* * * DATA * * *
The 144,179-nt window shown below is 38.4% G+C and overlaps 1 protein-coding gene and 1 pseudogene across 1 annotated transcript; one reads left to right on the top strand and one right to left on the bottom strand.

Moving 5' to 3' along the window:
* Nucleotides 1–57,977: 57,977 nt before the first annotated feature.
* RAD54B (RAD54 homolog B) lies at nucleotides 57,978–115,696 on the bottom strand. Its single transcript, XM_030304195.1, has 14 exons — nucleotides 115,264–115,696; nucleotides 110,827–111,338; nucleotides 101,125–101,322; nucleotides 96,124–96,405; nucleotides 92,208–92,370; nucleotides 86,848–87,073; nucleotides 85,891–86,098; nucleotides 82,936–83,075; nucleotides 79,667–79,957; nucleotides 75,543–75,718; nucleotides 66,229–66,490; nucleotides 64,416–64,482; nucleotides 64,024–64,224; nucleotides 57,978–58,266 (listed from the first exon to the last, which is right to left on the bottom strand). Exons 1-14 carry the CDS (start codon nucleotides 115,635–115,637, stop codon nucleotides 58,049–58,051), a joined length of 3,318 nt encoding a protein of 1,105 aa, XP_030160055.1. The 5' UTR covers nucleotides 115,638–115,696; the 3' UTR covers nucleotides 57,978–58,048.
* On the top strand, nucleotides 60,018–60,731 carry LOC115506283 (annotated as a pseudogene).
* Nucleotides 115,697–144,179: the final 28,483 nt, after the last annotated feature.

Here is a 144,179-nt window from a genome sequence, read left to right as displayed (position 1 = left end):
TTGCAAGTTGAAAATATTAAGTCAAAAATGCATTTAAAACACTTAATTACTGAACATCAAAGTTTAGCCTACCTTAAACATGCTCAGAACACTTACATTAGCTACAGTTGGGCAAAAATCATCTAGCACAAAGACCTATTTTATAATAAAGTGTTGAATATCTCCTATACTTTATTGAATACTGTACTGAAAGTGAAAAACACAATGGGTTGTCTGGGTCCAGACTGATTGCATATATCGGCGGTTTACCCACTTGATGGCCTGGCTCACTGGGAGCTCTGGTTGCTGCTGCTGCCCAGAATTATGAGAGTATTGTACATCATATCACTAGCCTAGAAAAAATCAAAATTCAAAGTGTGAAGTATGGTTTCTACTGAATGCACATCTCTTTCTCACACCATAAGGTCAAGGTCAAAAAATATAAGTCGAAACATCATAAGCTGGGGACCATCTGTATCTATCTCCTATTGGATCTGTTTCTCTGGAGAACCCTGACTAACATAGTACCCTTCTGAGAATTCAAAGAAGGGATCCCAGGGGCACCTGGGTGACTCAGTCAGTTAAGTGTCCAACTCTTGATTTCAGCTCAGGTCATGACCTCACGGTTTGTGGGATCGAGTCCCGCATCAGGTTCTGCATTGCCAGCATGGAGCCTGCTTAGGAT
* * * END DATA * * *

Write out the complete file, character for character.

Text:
The 144,179-nt window shown below is 38.4% G+C and overlaps 1 protein-coding gene and 1 pseudogene across 1 annotated transcript; one reads left to right on the top strand and one right to left on the bottom strand.

Moving 5' to 3' along the window:
* Nucleotides 1–57,977: 57,977 nt before the first annotated feature.
* RAD54B (RAD54 homolog B) lies at nucleotides 57,978–115,696 on the bottom strand. Its single transcript, XM_030304195.1, has 14 exons — nucleotides 115,264–115,696; nucleotides 110,827–111,338; nucleotides 101,125–101,322; nucleotides 96,124–96,405; nucleotides 92,208–92,370; nucleotides 86,848–87,073; nucleotides 85,891–86,098; nucleotides 82,936–83,075; nucleotides 79,667–79,957; nucleotides 75,543–75,718; nucleotides 66,229–66,490; nucleotides 64,416–64,482; nucleotides 64,024–64,224; nucleotides 57,978–58,266 (listed from the first exon to the last, which is right to left on the bottom strand). Exons 1-14 carry the CDS (start codon nucleotides 115,635–115,637, stop codon nucleotides 58,049–58,051), a joined length of 3,318 nt encoding a protein of 1,105 aa, XP_030160055.1. The 5' UTR covers nucleotides 115,638–115,696; the 3' UTR covers nucleotides 57,978–58,048.
* On the top strand, nucleotides 60,018–60,731 carry LOC115506283 (annotated as a pseudogene).
* Nucleotides 115,697–144,179: the final 28,483 nt, after the last annotated feature.

Here is a 144,179-nt window from a genome sequence, read left to right as displayed (position 1 = left end):
TTGCAAGTTGAAAATATTAAGTCAAAAATGCATTTAAAACACTTAATTACTGAACATCAAAGTTTAGCCTACCTTAAACATGCTCAGAACACTTACATTAGCTACAGTTGGGCAAAAATCATCTAGCACAAAGACCTATTTTATAATAAAGTGTTGAATATCTCCTATACTTTATTGAATACTGTACTGAAAGTGAAAAACACAATGGGTTGTCTGGGTCCAGACTGATTGCATATATCGGCGGTTTACCCACTTGATGGCCTGGCTCACTGGGAGCTCTGGTTGCTGCTGCTGCCCAGAATTATGAGAGTATTGTACATCATATCACTAGCCTAGAAAAAATCAAAATTCAAAGTGTGAAGTATGGTTTCTACTGAATGCACATCTCTTTCTCACACCATAAGGTCAAGGTCAAAAAATATAAGTCGAAACATCATAAGCTGGGGACCATCTGTATCTATCTCCTATTGGATCTGTTTCTCTGGAGAACCCTGACTAACATAGTACCCTTCTGAGAATTCAAAGAAGGGATCCCAGGGGCACCTGGGTGACTCAGTCAGTTAAGTGTCCAACTCTTGATTTCAGCTCAGGTCATGACCTCACGGTTTGTGGGATCGAGTCCCGCATCAGGTTCTGCATTGCCAGCATGGAGCCTGCTTAGGAT